Friday, July 10, 2015

Quick Chicken Fence Repair

We found out the other weekend that wire mesh movable electric fences (one of these guys) and lawnmowers don't get along very well.  While trying to get into a tight spot behind the bee hive, the lawnmower managed to reach out and pull one slightly-less-than-taught section of the fence into the blade.

Here's a question for you: given that it takes the human brain around 0.2 seconds to process a stimulus and react, that the lawnmower blade spins at 200 rpm, and that the fence cost $165, can you calculate how many dollars per blade revolution the lawnmower did?  Ready, go.

Easy, you say?  0.2 seconds equates to 2/3 of a revolution, and the fence was obviously destroyed, bringing the total to $247.50 per revolution?

Wait, there's more information: first, we didn't have the fence electrified and weren't planning to since it kept the chickens in just fine without electricity (until we put a big hole in it with the lawnmower), and second, we saved the wire wrapping that our rolls of hardware cloth and woven wire fencing came in, along with plenty of other wire scraps.  Turns out that, as long as we still don't want to electrify it, the cost was more like an hour of Jake's time, or basically, $0.00.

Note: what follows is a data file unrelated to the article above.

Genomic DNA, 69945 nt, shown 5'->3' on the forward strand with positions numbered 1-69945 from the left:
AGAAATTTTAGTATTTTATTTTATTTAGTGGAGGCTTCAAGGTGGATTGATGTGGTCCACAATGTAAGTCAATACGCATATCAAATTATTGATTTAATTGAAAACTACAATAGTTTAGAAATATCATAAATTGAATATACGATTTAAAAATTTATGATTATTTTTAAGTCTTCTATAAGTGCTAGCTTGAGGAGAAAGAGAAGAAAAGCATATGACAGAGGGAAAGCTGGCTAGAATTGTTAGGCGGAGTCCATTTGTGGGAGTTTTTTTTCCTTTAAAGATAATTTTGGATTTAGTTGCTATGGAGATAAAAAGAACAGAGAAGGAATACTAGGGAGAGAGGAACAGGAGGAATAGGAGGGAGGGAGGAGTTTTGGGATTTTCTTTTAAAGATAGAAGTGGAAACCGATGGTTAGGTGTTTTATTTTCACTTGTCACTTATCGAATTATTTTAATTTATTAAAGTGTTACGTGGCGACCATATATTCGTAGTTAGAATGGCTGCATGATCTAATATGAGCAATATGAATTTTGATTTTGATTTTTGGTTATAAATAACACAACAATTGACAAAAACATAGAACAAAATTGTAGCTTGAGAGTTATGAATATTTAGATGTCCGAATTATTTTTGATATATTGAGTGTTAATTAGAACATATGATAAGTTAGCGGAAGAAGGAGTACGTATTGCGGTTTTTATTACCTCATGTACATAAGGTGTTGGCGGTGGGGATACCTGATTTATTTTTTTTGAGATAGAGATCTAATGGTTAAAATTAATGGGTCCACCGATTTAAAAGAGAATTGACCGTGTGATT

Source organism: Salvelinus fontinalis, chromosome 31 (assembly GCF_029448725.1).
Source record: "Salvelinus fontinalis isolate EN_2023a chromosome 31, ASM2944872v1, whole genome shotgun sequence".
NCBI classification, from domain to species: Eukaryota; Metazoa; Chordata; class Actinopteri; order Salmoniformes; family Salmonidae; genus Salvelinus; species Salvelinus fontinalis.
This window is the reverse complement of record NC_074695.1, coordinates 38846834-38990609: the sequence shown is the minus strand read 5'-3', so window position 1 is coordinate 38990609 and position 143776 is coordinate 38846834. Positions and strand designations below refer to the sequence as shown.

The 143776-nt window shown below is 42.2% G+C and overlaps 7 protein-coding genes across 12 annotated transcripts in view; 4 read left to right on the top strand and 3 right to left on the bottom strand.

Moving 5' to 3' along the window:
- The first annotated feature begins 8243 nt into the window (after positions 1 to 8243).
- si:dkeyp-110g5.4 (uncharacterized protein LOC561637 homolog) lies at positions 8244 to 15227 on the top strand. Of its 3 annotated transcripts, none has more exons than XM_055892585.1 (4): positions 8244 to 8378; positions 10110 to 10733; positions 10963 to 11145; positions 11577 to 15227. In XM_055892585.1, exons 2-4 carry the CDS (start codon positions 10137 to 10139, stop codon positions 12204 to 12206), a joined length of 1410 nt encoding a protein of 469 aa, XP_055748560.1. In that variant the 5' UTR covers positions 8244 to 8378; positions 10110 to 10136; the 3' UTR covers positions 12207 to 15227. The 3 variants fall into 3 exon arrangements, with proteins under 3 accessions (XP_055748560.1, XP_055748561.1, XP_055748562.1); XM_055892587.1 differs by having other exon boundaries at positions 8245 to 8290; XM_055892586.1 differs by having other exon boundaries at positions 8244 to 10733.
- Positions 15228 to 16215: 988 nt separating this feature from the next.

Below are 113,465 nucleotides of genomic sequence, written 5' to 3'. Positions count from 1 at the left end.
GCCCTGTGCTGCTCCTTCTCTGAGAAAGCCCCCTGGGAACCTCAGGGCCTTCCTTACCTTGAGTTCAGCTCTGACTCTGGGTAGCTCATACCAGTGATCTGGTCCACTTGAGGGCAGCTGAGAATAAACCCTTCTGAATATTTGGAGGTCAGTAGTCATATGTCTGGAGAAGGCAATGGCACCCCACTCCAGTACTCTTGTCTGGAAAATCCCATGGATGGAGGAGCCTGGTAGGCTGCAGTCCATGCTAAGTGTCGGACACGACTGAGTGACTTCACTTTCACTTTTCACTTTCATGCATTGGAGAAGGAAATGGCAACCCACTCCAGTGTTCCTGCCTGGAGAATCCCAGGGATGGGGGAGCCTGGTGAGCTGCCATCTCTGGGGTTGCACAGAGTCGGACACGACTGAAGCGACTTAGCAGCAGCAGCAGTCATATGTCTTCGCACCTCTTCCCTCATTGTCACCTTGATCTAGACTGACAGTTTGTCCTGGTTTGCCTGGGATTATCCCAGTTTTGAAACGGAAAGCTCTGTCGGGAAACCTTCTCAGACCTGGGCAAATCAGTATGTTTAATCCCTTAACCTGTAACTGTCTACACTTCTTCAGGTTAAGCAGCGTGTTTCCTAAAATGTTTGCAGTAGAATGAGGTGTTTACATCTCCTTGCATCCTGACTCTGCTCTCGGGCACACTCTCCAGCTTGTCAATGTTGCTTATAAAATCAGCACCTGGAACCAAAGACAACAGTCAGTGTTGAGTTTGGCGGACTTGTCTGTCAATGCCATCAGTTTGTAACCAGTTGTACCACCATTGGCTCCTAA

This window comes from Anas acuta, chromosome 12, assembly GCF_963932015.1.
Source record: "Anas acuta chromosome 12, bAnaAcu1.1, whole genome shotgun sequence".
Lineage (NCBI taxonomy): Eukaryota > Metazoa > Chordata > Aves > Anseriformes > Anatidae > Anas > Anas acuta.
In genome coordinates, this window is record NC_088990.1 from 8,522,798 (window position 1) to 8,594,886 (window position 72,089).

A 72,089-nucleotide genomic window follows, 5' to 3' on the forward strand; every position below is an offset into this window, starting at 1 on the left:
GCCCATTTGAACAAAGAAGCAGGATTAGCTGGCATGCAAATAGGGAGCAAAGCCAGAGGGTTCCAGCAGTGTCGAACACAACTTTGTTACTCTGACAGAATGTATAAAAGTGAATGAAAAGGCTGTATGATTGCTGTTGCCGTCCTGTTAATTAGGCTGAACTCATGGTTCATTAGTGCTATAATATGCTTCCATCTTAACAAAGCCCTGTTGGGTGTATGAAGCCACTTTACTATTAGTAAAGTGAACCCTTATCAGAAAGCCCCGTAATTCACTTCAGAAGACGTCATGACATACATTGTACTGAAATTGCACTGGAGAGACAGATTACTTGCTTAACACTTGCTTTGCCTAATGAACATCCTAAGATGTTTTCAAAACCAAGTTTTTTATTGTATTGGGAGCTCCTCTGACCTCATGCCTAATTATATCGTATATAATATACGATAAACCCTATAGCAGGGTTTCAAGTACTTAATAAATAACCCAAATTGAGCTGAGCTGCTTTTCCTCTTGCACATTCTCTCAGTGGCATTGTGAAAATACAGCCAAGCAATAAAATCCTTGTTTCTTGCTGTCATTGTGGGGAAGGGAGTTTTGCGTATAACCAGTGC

We started by laying the damaged section of fence as flat as possible, figuring out what strands were missing, then replacing the vertical missing vertical strands with pieces of 16 gauge wire.  Where there were a few remnants left, we tried to wrap them around the new wire.  We also fed the new wire through the horizontal strands when they were still intact.

Similar drill for the horizontal wires, except using the thinner wire that the hardware cloth roll was wrapped up in.  Our thinking is that the thinner wire will make it more flexible in the horizontal direction when we eventually roll up the fencing.  In extra-damaged places (like in the first photo), we wrapped the horizontal wire directly around the new vertical pieces.